Overnight Sentiment: Clutching At Straws

Tyler Durden's picture

After plunging by 19 points in the overnight session, and just touching the 100 DMA, ES has managed to score a recovery, one which has so far clutched at straws, namely stronger than expected German factory orders (+2.2% vs Exp. 0.5%) despite German GDP due in a week which may well push the core European country into the same double dip tsunami which has swept the resto of Europe, if it prints even a slightly negative GDP print. News from Spain that the "bad bank" bailout has started, with Bankia as the first casualty is also lifting spirits as it means that more taxpayer cash will be used to support risk assets. How long this micro euphoria of "bad news is good news" lasts is anyone's guess, but mostly that of the BIS which after failing to defend the 1.3000 EURUSD, has again managed to get the all important pair over the critical support area. 

Below is a complete summary of the overnight action from BofA:

Market action

Most Asian equity markets nose dived overnight as the Greek and French elections sparked new Euro area jitters. The primary fear of investors is that the new governments would reject or weaken austerity measures. The biggest risk is the political paralysis in Greece leads to the country exiting the Euro area. Our FX Strategist believe Greece's survival in the Eurozone could be at risk, with negative implications for the still fragile periphery.

Looking at the individual markets the Japanese Nikkei shed 2.8%, the Hang Seng fell 2.6% and the Korean Kospi lost 1.6%. The Shanghai Composite managed to finish flat while the Indian Sensex closed 0.5% higher.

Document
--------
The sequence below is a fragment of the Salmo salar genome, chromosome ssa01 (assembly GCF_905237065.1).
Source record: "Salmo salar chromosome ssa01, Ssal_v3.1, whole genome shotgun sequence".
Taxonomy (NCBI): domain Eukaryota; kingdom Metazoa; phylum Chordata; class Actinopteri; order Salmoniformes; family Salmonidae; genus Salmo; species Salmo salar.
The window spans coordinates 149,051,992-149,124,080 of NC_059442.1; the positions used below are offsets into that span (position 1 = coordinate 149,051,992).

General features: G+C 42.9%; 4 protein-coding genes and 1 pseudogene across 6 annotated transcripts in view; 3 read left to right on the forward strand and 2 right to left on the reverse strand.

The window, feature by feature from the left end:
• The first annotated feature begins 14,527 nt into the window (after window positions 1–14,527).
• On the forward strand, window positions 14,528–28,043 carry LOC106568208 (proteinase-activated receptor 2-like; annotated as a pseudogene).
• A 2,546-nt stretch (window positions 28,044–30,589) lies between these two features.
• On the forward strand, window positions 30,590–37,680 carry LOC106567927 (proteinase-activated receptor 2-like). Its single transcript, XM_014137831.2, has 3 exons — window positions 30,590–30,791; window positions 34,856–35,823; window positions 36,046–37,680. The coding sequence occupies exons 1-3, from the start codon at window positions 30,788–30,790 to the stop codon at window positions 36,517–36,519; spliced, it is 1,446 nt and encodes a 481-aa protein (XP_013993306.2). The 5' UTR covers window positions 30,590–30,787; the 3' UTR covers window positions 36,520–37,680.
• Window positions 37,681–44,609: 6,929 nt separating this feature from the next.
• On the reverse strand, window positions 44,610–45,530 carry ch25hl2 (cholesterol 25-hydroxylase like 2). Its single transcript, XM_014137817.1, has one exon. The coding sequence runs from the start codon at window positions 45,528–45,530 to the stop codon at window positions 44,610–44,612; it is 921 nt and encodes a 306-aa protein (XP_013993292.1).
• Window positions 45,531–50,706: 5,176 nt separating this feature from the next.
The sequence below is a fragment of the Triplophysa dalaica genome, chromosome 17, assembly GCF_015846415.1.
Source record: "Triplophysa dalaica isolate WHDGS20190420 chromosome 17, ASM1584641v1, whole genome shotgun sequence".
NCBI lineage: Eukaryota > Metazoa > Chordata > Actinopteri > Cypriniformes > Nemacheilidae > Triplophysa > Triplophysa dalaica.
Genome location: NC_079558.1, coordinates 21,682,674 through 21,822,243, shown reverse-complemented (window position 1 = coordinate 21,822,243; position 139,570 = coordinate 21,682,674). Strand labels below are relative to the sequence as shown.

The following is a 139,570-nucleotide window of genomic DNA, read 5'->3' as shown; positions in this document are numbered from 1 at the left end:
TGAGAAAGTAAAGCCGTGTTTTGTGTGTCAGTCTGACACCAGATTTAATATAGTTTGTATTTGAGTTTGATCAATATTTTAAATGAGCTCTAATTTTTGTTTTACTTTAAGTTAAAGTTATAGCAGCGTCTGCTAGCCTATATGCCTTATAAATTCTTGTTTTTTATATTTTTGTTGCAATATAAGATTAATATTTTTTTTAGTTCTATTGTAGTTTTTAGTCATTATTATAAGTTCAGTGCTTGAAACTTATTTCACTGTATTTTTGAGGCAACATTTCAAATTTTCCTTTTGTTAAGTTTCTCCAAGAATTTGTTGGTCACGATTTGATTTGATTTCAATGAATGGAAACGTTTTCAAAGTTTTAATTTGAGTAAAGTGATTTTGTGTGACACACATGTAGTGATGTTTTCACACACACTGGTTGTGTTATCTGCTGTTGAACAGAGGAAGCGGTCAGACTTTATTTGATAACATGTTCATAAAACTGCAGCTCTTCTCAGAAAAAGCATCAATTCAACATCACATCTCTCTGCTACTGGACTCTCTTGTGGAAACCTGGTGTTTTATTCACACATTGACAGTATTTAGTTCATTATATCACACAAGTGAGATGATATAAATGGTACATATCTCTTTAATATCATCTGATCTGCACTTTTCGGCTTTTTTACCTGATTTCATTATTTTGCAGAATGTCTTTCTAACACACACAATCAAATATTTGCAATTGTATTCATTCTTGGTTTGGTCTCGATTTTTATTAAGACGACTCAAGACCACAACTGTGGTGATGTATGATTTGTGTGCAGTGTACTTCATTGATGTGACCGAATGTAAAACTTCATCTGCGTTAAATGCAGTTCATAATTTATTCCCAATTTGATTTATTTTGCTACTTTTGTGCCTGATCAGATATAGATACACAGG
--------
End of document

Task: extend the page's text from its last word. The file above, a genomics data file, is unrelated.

In Europe, equities have recovered some of their initial losses and now are only trading down 0.1% in the aggregate. Blue chips are fairing worse than the broader market down 0.3% while in Germany shares are down 0.9% and in France equities are 0.2% lower. The London markets are closed for a bank holiday.

At home, futures are pointing to a 0.5% lower opening for the S&P 500 as European fears add to the downbeat mood following last Friday's weaker than expected payroll report.

In bondland, Treasuries are bid across the curve as investors continuing to take risk off the table. The ten year note is 3bp lower at 1.85% and the long bond is also trading 3bp lower at 3.04%.

The risk off trade is also benefiting the US dollar the DXY index is 0.3% stronger. On the back of the stronger dollar commodities are selling off marginally. WTI crude oil is down 68 cents to $97.81 and gold is $3.48 an ounce cheaper at $1,638.93.

Overseas data wrap-up

On Sunday, France elected Francois Hollande as the country's next President. Mr. Hollande's victory was in line with the polls and so expected by the financial markets. Judging by his speech after winning the election his agenda will likely be focused on European matters as they unfold over the course of the next several months. To read more take a look at: French Election Implications.

In the short term, the results of the Greek elections will likely be the greatest worry for the markets. The latest results show New Democracy and PASOK having only 149 parliamentarians out of 300. The very large number of small parties just below the 3% threshold required to elect parliamentarians has reduced the required threshold for any coalition government that includes the leading party (New Democracy) to well below earlier estimates. We expect very challenging negotiations this week. All scenarios are open in our view. A government in support of the new adjustment program cannot be taken for granted. Our FX Strategist believe Greece's survival in the Eurozone could be at risk, with negative implications for the still fragile periphery. To read more about the risks from the Greek elections see: FX Viewpoint, 01 May 2012.